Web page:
For many Americans, the internet is not made equal.
The “digital divide” is the growing gap between those with access to affordable, reliable, quality internet and those who are left in the dark. These people make up a diverse group: those in rural areas, low income families, people of color in urban settings, and those who live in suburban monopolies, to name a few. While the digital divide has impacted the U.S. for decades, COVID-19 has reinvigorated efforts to close it.
At a recent Fiber for Breakfast live video series, two experts discussed barriers to fixing the digital divide, and offered solutions on how to fix it.
“You’re disconnected from life if you don’t have the internet,” said Jenna Leventoff, senior policy counsel at Public Knowledge. “I think everyone knows broadband is essential, but it’s particularly important now. Even before COVID, we needed broadband for every facet of life. But now, we need to work from home, take online classes, access health care, and so much more.”
According to Public Knowledge—a non-profit that promotes freedom of expression, open internet and affordable communication tools—there are 42 million Americans who don’t have access to broadband. A majority of those people live in rural areas, including tribal lands, and are people of color. Of that 42 million, more than a quarter are students who don’t have internet at home.
There are several barriers that restrict internet nationwide. In many areas, broadband just isn’t available. And in areas where it is, it’s not affordable due to network monopolies that drive prices up, Leventoff said. Those that can afford it often don’t have the right devices to use the internet or encounter low speeds and frequent outages.
With everyone at home, people are resorting to desperate measures to get connected—especially if there are several people who need the internet in the home.
“A lot of families are left in a situation where they need to choose if parents are going to be able to do a video meeting or a kid is going to take online classes,” said Leventoff. “That is not an acceptable place to be right now.”
Francella Ochillo, executive director of Next Century Cities, said the pandemic has pushed many people to the edge. It’s making many state and local governments take matters into their own hands. And while this change can lead to real progress, Ochillo said there are still barriers for them to enter the game.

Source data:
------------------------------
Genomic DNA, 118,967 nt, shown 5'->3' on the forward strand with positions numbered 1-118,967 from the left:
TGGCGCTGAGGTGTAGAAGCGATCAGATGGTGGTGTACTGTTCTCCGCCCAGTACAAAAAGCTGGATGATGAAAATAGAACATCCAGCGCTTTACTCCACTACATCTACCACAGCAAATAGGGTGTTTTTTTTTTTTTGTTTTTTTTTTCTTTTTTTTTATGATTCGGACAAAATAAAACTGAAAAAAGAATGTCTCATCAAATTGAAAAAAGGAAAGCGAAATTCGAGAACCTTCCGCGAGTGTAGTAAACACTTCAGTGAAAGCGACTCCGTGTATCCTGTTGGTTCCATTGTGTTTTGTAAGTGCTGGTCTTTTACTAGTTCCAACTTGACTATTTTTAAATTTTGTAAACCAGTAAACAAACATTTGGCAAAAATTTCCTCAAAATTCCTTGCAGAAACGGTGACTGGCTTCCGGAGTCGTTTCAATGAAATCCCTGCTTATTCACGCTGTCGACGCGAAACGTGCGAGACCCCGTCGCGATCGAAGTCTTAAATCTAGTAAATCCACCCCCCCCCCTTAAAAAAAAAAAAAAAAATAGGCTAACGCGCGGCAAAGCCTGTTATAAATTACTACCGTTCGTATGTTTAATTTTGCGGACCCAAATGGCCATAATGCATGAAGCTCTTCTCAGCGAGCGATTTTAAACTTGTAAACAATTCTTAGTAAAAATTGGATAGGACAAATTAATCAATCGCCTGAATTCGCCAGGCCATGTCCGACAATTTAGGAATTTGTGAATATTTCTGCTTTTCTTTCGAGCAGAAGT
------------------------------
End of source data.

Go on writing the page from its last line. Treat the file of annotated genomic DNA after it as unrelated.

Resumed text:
“What we know is that COVID has made solving the digital divide an inherently local issue, because where there are no federal solutions and where there is no state framework, local officials have had to fill in the gaps and find a way to connect students and seniors and populations that don’t have any other options,” she said.
One of the biggest problems: The lack of data. Ochillo said the FCC’s data on who is not connected is “woefully inadequate,” and federal regulators do not call upon the expertise of local and state governments to understand their needs.
“We really need to make a united front by making sure that local officials are included in policy-making. Full stop,” she said. “There are lots of ways to do it, and for all the providers on this call, if you want to know how you can help, ask a [FCC] Commissioner about the last time they spoke to a municipal leader about the policies that impact their communities. Local officials are the ones that have to comply with FCC mandates, but rarely are they actually invited to the meeting process and very often organizations have to go and wedge a place at the table for them to actually have a voice in that.”
Leventoff agreed. She said without clear, accurate data—and without understanding the unique needs of individual communities around the country—the digital divide will continue to grow.
“Once we actually know the truth [about the severity of the digital divide], it’s about investing in deployments—and not just deployments of any networks, it’s the deployment of futureproof networks,” she said. “We really need to make sure we’re building networks everywhere—rural areas, tribal lands, inner cities and suburbs. This isn’t just we need to build out in areas that are profitable—they need to be everywhere.”
Ochillo said network providers need to be the first line of advocates for these changes, and they need to partner with the communists they’re in to find solutions that serve all populations. Moreover, states and local governments need to start creating thoughtful strategies and put money behind those objectives.
“I want to remind people it’s not enough for members of congress to talk about this issue; we need to assign resources where local officials and states can actually take advantage of the funding available,” she said. “We know it’s a problem, we get it, but at this point we need to start brainstorming solutions and we need to open up the roundtable of who we are deputizing with good ideas.”
Join us for the next Fiber for Breakfast live video series on Sept. 9 at 10 am ET. The topic: Worldwide Fiber Demand and Deployment - The Near Term Prospects and Drivers